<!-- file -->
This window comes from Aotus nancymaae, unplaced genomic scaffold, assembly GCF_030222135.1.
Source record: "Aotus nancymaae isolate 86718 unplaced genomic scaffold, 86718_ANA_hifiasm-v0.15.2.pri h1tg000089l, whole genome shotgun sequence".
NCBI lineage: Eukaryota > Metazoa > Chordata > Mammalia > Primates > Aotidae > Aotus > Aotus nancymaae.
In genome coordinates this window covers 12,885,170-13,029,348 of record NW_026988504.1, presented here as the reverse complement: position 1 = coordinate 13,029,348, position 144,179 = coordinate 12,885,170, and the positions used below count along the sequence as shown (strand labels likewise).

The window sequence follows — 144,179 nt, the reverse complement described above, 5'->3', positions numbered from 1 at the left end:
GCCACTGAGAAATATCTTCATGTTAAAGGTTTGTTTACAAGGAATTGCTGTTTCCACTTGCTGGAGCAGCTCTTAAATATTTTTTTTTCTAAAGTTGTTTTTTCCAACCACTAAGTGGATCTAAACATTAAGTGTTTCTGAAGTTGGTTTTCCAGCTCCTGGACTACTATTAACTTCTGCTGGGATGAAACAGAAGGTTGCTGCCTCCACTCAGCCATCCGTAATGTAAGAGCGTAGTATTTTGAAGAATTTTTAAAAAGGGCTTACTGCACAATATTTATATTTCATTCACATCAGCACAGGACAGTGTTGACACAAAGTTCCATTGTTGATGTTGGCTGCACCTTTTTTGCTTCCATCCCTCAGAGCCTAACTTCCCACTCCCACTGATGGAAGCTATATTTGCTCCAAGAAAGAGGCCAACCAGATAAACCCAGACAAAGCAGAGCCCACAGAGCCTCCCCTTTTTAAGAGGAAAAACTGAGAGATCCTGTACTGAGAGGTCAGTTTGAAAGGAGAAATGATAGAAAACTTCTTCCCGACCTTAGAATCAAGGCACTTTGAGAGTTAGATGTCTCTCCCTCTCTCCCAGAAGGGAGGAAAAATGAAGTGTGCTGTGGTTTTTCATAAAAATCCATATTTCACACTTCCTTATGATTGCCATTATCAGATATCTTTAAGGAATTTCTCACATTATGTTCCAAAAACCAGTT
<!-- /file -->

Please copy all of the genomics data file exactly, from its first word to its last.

This window comes from Aotus nancymaae, unplaced genomic scaffold, assembly GCF_030222135.1.
Source record: "Aotus nancymaae isolate 86718 unplaced genomic scaffold, 86718_ANA_hifiasm-v0.15.2.pri h1tg000089l, whole genome shotgun sequence".
NCBI lineage: Eukaryota > Metazoa > Chordata > Mammalia > Primates > Aotidae > Aotus > Aotus nancymaae.
In genome coordinates this window covers 12,885,170-13,029,348 of record NW_026988504.1, presented here as the reverse complement: position 1 = coordinate 13,029,348, position 144,179 = coordinate 12,885,170, and the positions used below count along the sequence as shown (strand labels likewise).

The window sequence follows — 144,179 nt, the reverse complement described above, 5'->3', positions numbered from 1 at the left end:
GCCACTGAGAAATATCTTCATGTTAAAGGTTTGTTTACAAGGAATTGCTGTTTCCACTTGCTGGAGCAGCTCTTAAATATTTTTTTTTCTAAAGTTGTTTTTTCCAACCACTAAGTGGATCTAAACATTAAGTGTTTCTGAAGTTGGTTTTCCAGCTCCTGGACTACTATTAACTTCTGCTGGGATGAAACAGAAGGTTGCTGCCTCCACTCAGCCATCCGTAATGTAAGAGCGTAGTATTTTGAAGAATTTTTAAAAAGGGCTTACTGCACAATATTTATATTTCATTCACATCAGCACAGGACAGTGTTGACACAAAGTTCCATTGTTGATGTTGGCTGCACCTTTTTTGCTTCCATCCCTCAGAGCCTAACTTCCCACTCCCACTGATGGAAGCTATATTTGCTCCAAGAAAGAGGCCAACCAGATAAACCCAGACAAAGCAGAGCCCACAGAGCCTCCCCTTTTTAAGAGGAAAAACTGAGAGATCCTGTACTGAGAGGTCAGTTTGAAAGGAGAAATGATAGAAAACTTCTTCCCGACCTTAGAATCAAGGCACTTTGAGAGTTAGATGTCTCTCCCTCTCTCCCAGAAGGGAGGAAAAATGAAGTGTGCTGTGGTTTTTCATAAAAATCCATATTTCACACTTCCTTATGATTGCCATTATCAGATATCTTTAAGGAATTTCTCACATTATGTTCCAAAAACCAGTT